tldr: yes with an if, or no with a but.
By now you've heard about how an Oregon Labor Commissioner ordered the former owners of a bakery to pay $135,000 for refusing to bake a wedding cake for a same-sex couple. That order was widely reported as "gagging" the bakers and preventing them from expressing their opposition to same-sex marriage. My initial conclusion was that this spin was clearly wrong. People I respect — including my co-blogger Patrick — suggested that I should take a more careful look, and I have. My modified conclusion is that the Oregon Labor Commissioner's order is very troubling in light of the facts of the case because it's not clear what it bans. Based on the evidence before the Commissioner, the order may or may not purport to ban the Kleins from saying that they intend to continue to litigate the issue or that they believe that the order is unconstitutional.
This isn't a post about same-sex marriage, or about anti-discrimination laws, or religious freedom. It's not a post about most of the merits of the case. I'm rudely and defiantly not talking about the things you want to talk about, and talking about a very narrow issue instead: did Oregon Labor Commissioner Brad Avakian violate the First Amendment rights of Aaron and Melissa Klein of Sweet Cakes by Melissa through an order prohibiting them from expressing defiance of state anti-discrimination laws?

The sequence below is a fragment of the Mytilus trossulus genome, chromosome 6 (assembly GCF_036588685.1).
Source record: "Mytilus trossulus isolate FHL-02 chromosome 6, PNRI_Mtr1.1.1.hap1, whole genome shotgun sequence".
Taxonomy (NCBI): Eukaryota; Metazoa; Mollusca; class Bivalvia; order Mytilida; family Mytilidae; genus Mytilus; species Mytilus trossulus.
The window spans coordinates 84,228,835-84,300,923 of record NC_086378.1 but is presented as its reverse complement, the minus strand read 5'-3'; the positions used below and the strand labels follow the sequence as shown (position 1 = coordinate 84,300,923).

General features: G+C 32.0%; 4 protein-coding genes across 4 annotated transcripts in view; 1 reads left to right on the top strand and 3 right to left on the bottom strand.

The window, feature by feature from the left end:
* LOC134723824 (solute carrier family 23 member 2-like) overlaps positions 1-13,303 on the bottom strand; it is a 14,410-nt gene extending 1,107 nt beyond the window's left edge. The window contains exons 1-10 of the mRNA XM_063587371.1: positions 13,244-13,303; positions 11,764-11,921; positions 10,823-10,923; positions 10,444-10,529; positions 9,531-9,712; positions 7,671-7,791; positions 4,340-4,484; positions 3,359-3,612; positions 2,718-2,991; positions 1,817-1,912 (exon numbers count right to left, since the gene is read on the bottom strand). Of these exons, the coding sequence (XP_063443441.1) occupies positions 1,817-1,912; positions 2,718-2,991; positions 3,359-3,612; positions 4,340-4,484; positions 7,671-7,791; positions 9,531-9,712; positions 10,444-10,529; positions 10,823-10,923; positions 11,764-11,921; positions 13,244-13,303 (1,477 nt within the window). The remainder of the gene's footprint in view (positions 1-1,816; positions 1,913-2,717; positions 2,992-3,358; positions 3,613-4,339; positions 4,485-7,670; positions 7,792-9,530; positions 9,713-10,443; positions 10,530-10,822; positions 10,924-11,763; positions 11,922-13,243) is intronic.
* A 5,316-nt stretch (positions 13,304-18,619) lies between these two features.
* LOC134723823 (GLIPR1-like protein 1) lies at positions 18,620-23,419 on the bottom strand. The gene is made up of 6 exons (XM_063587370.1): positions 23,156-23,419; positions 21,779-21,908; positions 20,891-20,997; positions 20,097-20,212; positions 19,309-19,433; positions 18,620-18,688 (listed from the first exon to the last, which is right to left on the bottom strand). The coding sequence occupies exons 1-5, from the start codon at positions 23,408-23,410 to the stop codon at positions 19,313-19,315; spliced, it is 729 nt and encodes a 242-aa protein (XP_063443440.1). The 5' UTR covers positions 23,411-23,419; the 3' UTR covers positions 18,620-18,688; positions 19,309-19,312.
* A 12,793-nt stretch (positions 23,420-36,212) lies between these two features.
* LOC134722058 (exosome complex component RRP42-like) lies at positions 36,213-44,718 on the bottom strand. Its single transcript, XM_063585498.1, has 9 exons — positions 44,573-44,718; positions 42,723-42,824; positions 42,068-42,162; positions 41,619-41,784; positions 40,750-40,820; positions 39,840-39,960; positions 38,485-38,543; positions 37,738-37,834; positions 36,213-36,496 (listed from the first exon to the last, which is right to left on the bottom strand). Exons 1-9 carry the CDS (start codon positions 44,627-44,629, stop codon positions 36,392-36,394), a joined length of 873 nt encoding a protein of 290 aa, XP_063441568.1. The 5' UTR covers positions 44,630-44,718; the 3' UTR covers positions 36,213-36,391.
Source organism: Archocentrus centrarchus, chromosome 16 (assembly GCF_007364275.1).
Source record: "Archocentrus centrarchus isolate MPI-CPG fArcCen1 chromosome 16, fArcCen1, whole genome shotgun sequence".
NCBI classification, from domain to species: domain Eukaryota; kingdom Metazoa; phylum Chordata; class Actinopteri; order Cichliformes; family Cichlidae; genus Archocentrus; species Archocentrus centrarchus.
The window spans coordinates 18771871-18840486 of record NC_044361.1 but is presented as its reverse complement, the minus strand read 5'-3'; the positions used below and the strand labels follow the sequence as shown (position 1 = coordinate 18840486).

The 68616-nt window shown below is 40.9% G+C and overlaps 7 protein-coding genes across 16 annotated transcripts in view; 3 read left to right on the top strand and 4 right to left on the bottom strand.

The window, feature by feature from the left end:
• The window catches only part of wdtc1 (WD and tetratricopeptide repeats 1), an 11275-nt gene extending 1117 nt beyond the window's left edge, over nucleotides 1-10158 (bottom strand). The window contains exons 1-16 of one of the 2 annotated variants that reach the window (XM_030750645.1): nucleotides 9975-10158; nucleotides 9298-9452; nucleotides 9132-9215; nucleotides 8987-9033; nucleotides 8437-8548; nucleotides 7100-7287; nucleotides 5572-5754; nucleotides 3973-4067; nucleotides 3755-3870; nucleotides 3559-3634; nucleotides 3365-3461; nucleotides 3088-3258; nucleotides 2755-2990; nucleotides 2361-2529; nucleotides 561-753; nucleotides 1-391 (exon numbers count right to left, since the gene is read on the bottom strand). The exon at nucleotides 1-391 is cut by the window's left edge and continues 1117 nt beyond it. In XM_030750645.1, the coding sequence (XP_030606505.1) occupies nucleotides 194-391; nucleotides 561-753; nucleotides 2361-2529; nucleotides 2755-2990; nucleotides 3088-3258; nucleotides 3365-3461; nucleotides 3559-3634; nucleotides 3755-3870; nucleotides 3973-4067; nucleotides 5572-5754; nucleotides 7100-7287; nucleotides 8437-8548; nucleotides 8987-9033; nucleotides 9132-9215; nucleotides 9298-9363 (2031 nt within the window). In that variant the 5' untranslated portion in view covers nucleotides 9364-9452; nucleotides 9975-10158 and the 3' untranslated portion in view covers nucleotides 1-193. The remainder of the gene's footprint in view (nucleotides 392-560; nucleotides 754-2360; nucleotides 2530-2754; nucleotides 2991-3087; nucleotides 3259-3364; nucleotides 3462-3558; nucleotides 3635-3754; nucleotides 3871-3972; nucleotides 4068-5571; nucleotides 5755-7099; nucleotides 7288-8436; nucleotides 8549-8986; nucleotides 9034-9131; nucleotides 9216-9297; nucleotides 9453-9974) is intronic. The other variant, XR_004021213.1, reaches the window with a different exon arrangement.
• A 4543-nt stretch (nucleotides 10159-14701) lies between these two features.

What Did the Labor Commissioner Order About Speech?
Any story about what happened in Oregon should start with the text of the Labor Commissioner's order. Too many journalists paraphrased it and didn't attach it. That's lousy practice. Here is the order.
The order describes Commissioner Avakian's factual findings in great detail. The core of it is this: a same-sex couple wanted a wedding cake from Sweet Cakes by Melissa, but the bakery refused on religious grounds. Commissioner Avakian found that the Kleins, in the course of the case, had violated Oregon Revised Statute 659A.409, which forbids a business from announcing that it won't serve people based on prohibited characteristics:
659A.409 Notice that discrimination will be made in place of public accommodation prohibited; age exceptions. Except as provided by laws governing the consumption of alcoholic beverages by minors and the frequenting by minors of places of public accommodation where alcoholic beverages are served, and except for special rates or services offered to persons 50 years of age or older, it is an unlawful practice for any person acting on behalf of any place of public accommodation as defined in ORS 659A.400 to publish, circulate, issue or display, or cause to be published, circulated, issued or displayed, any communication, notice, advertisement or sign of any kind to the effect that any of the accommodations, advantages, facilities, services or privileges of the place of public accommodation will be refused, withheld from or denied to, or that any discrimination will be made against, any person on account of race, color, religion, sex, sexual orientation, national origin, marital status or age if the individual is 18 years of age or older.